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Carla Laemmle & Martha Hyer, RIP

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Carla Laemmle, niece of Hollywood producer Carl Laemmle, has died at age 104.

Of German Jewish origin, Laemmle in her teens appeared as a ballet dancer in the silent film version of The Phantom of the Opera (1925) and later uttered the first words in “Dracula” (1931), as a bespectacled tourist reciting the text of a guidebook, “Among the rugged peaks that frown down upon the Borgo Pass are found crumbling castles of a bygone age.”

A Ballet Alerter alerted me to the death of Martha Hyer at age 89. RIP.

Ms. Hyer enjoyed her fame and was not shy about flaunting her rising wealth. In 1959, Life magazine ran a multipage photo feature highlighting her luxurious life. It depicted her admiring her Sheffield silver and a Pissarro landscape painting and indulging in a massage, covered by only a towel. She extolled fur coats, solitude and her expansive view of Los Angeles. The accompanying text noted that she had been married briefly and was “now a bachelor girl.” (That marriage was to Ray Stahl, who directed a 1954 film in which she appeared, “The Scarlet Spear.”)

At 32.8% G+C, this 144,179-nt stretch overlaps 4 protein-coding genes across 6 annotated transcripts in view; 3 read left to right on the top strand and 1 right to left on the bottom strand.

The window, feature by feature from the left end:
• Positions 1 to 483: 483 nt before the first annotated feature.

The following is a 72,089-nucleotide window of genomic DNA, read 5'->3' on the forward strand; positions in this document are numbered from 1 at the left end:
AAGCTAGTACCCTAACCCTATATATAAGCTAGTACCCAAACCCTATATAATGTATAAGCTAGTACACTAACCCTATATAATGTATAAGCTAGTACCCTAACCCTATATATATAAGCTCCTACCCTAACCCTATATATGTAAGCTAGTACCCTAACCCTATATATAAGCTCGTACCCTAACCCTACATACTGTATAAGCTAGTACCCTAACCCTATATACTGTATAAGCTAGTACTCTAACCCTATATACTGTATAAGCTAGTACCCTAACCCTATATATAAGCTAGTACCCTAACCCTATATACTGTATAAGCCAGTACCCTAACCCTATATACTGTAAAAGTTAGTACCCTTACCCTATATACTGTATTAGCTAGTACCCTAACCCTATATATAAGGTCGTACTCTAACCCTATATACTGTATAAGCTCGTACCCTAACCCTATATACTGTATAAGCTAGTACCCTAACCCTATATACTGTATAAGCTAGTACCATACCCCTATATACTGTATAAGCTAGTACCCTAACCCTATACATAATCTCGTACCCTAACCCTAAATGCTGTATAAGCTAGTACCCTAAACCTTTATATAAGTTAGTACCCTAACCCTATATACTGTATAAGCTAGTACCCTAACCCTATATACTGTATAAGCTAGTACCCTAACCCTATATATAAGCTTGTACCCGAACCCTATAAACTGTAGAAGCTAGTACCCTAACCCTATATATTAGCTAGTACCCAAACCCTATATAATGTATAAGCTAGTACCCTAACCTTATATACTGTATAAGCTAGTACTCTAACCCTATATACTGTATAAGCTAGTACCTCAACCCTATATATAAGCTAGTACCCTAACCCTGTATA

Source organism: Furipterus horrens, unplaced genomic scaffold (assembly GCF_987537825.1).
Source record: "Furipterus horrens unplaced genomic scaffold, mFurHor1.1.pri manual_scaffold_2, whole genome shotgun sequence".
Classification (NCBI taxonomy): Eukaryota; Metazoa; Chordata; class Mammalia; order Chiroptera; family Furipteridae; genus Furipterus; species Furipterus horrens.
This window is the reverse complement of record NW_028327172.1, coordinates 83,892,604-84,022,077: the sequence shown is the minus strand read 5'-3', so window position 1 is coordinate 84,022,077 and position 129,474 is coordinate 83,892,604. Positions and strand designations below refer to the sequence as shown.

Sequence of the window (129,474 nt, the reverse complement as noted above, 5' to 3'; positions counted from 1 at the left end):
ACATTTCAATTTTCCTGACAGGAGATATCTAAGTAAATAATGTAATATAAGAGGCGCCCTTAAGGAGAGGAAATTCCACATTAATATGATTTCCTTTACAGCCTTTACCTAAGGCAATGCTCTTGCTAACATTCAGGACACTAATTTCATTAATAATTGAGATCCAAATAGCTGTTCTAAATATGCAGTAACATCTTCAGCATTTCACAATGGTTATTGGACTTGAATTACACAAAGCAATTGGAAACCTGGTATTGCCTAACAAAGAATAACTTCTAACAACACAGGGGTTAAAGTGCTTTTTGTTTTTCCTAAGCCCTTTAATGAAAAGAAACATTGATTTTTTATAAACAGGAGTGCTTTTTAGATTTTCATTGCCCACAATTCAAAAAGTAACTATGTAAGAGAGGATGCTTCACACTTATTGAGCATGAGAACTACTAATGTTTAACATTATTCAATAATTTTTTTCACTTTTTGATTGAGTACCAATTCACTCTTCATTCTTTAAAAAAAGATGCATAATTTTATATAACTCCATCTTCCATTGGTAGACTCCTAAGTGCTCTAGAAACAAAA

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I read today that Martha Hyer wrote the screenplay for Rooster Cogburn (w/ John Wayne and Katharine Hepburn). Interesting!

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That is interesting. I looked it up and it appears to have been an original screenplay, using Portis characters but not an adaptation. I remember seeing it, or part of it, years ago on TV. I thought it was a bit of a knockoff of The African Queen and Wayne and Hepburn were seriously too old for their parts. Actors usually go in for directing instead of writing - the latter having less prestige as well as being harder to do -- so I'm impressed.

Emma Thompson has also written screenplays.

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Emma Thompson has also written screenplays.

Sense and Sensibility was quite lovely.

But this

"“Among the rugged peaks that frown down upon the Borgo Pass are found crumbling castles of a bygone age.”"

What an opening line!

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